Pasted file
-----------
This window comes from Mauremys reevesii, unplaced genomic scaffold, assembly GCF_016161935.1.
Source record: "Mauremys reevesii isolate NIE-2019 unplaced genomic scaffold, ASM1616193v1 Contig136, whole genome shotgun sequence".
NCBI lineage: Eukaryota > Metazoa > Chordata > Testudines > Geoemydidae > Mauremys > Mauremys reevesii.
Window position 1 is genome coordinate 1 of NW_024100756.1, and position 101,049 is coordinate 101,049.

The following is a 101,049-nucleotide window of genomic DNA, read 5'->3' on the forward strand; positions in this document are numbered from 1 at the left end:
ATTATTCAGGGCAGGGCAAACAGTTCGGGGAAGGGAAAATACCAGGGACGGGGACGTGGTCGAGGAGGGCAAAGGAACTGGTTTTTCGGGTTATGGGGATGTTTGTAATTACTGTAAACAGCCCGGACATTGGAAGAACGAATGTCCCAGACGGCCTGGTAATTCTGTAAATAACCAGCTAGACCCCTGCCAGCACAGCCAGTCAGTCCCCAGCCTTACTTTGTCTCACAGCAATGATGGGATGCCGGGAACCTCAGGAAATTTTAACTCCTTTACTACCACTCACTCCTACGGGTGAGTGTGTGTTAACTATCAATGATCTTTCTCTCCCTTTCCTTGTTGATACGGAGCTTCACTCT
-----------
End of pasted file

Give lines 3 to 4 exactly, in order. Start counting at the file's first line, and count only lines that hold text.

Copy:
NCBI lineage: Eukaryota > Metazoa > Chordata > Testudines > Geoemydidae > Mauremys > Mauremys reevesii.
Window position 1 is genome coordinate 1 of NW_024100756.1, and position 101,049 is coordinate 101,049.